Whitworth said she like to see more businesses, rather than residential dwellings, created in the downtown area.
"We are fortunate to have what we've got in downtown Madison today, but I'd like to see more people on the streets and the kind of businesses that will bring people back here."
The Madison Chamber of Commerce located its headquarters in downtown Madison nearly two years ago. Its director, Sallie Wagner, said downtown Madison was the ideal location for the chamber.
"Downtown Madison is warm and friendly. I want to see that appeal kept," Wagner said. "We are a small chamber and fitting into the small downtown atmosphere was ideal for us."
Wagner said she envisions small boutiques, perhaps lofts, and small retail shops bustling in downtown Madison.
"Madison is a progressive city and downtown Madison can be just as progressive, but I'd like to keep the historic flair that keeps downtown Madison what it is today – a charming place to work and to do business in," Wagner said.
Four years ago, Cindy Sensenberger, owner of Main Street Caf in downtown Madison, along with her husband, purchased the Anderson-Jones home on Front Street and took a year to completely restore the home to its original beauty and charm from the 1897 era.
"We weren't originally looking to live in downtown Madison. We were looking for land and were going to build a house. However, we came across this house at auction and bought it," Sensenberger said. "Now that the renovations are done, I love living in downtown Madison."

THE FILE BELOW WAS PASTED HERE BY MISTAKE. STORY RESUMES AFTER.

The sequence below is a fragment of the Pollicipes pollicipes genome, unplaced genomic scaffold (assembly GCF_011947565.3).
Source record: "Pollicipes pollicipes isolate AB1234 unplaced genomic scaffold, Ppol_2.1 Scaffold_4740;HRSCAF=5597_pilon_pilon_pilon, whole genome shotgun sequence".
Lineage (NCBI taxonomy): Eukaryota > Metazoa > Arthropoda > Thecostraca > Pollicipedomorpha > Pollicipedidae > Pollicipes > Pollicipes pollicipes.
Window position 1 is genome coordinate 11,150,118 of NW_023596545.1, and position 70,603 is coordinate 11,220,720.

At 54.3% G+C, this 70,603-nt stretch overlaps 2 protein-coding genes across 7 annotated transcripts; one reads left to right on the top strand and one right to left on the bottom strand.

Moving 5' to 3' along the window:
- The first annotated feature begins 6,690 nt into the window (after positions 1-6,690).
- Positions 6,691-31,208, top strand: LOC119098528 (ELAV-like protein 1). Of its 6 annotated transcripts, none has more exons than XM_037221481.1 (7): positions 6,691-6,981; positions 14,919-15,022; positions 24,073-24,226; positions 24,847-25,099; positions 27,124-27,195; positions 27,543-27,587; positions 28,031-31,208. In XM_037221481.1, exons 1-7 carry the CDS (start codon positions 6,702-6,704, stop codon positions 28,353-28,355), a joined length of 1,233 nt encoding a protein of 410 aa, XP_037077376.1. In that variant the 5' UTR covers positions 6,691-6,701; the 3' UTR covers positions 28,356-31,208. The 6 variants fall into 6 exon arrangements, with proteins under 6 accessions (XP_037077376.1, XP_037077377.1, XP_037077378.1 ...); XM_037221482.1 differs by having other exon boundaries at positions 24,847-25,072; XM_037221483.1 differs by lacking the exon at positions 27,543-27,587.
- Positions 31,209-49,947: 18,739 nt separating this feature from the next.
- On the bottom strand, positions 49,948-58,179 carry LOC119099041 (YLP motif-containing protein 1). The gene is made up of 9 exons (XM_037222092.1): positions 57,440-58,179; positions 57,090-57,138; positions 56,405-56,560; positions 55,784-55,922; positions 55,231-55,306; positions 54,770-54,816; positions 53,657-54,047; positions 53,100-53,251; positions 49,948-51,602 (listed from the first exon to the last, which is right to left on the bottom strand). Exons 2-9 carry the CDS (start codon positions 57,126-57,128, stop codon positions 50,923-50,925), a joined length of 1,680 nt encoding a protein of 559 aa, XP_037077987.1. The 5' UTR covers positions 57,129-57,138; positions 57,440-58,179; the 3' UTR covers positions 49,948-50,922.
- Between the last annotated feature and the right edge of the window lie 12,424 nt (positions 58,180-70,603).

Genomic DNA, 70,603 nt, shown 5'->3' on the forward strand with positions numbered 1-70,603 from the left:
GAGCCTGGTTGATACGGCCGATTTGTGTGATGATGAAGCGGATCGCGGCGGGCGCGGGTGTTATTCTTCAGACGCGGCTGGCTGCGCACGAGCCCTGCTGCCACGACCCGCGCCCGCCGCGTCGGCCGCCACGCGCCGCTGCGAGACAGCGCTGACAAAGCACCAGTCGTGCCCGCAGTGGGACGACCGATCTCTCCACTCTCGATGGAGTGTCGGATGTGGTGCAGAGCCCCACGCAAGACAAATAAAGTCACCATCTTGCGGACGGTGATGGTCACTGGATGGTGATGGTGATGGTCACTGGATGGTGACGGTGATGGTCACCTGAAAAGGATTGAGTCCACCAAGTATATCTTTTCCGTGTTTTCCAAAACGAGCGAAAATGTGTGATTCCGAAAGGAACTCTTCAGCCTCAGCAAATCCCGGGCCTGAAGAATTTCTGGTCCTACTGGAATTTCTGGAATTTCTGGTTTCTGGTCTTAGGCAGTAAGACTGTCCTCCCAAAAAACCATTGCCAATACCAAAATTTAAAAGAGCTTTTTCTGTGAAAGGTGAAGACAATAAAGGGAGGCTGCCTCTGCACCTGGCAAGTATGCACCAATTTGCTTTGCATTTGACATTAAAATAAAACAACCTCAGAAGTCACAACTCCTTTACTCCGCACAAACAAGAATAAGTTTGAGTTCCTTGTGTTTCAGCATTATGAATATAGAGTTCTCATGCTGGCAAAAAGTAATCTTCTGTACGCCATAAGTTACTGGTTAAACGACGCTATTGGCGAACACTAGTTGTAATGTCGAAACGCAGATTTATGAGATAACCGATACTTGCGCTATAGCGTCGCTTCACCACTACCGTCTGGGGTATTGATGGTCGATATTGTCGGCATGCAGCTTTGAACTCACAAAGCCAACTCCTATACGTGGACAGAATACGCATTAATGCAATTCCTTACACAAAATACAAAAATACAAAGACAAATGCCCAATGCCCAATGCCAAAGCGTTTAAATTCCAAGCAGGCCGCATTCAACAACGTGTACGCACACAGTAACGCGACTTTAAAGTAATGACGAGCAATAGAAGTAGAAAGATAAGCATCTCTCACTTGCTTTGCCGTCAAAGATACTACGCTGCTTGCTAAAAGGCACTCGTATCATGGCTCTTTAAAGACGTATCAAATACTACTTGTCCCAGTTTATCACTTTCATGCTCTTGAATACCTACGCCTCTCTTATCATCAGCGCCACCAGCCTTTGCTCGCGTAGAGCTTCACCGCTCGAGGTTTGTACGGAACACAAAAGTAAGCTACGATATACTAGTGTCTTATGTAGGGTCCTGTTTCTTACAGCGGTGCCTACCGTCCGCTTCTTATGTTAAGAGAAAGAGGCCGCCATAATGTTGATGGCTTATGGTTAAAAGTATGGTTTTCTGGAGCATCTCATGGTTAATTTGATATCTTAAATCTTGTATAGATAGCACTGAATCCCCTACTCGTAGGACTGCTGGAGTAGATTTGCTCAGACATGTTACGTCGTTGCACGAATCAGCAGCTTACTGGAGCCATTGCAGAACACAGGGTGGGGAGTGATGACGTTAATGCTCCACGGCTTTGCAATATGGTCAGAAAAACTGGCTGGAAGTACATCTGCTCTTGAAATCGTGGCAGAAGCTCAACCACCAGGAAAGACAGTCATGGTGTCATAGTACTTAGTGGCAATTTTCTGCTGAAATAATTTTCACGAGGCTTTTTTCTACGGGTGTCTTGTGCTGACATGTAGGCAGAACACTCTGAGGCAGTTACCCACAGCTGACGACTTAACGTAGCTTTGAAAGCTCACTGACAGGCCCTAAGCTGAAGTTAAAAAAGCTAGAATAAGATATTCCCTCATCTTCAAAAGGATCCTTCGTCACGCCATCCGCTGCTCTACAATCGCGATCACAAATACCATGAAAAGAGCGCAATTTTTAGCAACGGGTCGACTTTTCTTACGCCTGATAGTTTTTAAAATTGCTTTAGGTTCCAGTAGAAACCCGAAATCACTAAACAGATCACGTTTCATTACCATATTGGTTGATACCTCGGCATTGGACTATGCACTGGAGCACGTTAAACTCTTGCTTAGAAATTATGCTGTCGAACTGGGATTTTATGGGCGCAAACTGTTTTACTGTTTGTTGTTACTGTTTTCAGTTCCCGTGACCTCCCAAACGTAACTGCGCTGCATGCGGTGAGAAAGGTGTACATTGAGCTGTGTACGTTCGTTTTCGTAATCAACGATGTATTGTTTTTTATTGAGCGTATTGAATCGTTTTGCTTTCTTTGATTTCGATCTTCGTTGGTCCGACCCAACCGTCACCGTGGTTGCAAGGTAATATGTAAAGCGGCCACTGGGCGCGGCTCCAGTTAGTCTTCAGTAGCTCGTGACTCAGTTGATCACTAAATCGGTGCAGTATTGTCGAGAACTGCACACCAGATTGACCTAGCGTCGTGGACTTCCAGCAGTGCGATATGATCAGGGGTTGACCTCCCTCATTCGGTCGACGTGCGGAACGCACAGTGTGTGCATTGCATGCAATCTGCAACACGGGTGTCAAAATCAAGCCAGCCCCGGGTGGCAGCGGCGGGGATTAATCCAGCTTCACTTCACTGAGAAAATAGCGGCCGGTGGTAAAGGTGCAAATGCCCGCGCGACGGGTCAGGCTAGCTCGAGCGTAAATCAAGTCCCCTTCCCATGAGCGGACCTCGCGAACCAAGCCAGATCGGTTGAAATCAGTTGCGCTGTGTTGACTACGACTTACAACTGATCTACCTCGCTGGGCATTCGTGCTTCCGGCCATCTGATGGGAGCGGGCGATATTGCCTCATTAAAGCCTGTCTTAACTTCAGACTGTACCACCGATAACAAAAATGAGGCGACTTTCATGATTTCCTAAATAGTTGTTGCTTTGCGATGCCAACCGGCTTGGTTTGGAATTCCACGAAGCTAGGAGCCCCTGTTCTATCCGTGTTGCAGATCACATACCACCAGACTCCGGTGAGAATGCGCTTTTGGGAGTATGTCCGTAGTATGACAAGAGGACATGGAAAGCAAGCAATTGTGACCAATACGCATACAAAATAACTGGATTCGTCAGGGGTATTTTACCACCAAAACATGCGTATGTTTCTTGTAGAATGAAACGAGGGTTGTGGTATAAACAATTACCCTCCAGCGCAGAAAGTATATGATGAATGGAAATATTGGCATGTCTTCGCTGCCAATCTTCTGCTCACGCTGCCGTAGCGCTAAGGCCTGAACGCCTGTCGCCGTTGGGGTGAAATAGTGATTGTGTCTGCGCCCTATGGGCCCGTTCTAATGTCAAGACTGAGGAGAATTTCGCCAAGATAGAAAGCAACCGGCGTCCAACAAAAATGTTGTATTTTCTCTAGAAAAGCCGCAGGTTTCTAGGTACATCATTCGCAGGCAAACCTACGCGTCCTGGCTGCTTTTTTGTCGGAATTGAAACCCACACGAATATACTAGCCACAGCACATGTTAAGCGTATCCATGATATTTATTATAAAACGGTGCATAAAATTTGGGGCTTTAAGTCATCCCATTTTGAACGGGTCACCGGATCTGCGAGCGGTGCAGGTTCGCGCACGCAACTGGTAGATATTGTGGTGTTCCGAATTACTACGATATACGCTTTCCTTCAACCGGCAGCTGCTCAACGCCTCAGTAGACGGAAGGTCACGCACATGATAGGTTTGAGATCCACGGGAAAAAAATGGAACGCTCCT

Not only does Sensenberger live in downtown Madison, but she also has a business in downtown Madison as well. It took her more than four months to renovate the old Madison City Hall building on Main Street into a thriving caf. Sensenberger said she'd like to see more restaurants come to downtown Madison.
"Competition is great. We have a lovely downtown area and I'd like to see a variety of restaurants, perhaps some specialty stores like dress shops or art stores, come in," Sensenberger said. "Whatever plans are drawn, I would like to see the historical integrity of the downtown area maintained."
Robin Brewer said she loves the quaint nature of downtown Madison. Last February, Brewer purchased the Clay home on Main Street and took nearly four months to renovate the historic structure into the Clay House Museum.
The home sat vacant for nearly 10 years before Brewer came in with a list of renovations.
"Downtown Madison is a blend of unique businesses and homes. I'm glad to see that most of the buildings in downtown are filled, but I think more can be added, but in keeping with the quaint nature that exists," Brewer said. "I don't envision franchise-type businesses located here, but we need more 'foot traffic' coming in – a blend of eclectic-type businesses."
Morgan said at least one more town meeting would be planned during the development process of the master plan. Once the overall plan is created, it will be taken to the city council for its recognition as a master plan concept. Morgan said posters would be made to illustrate the plan.
"The posters will be only a suggestion and they can be used by the city to show that a plan is in place and 'here is our plan' when it comes to finding funds to do projects," Morgan said. "Getting the community's input is very important in the development process."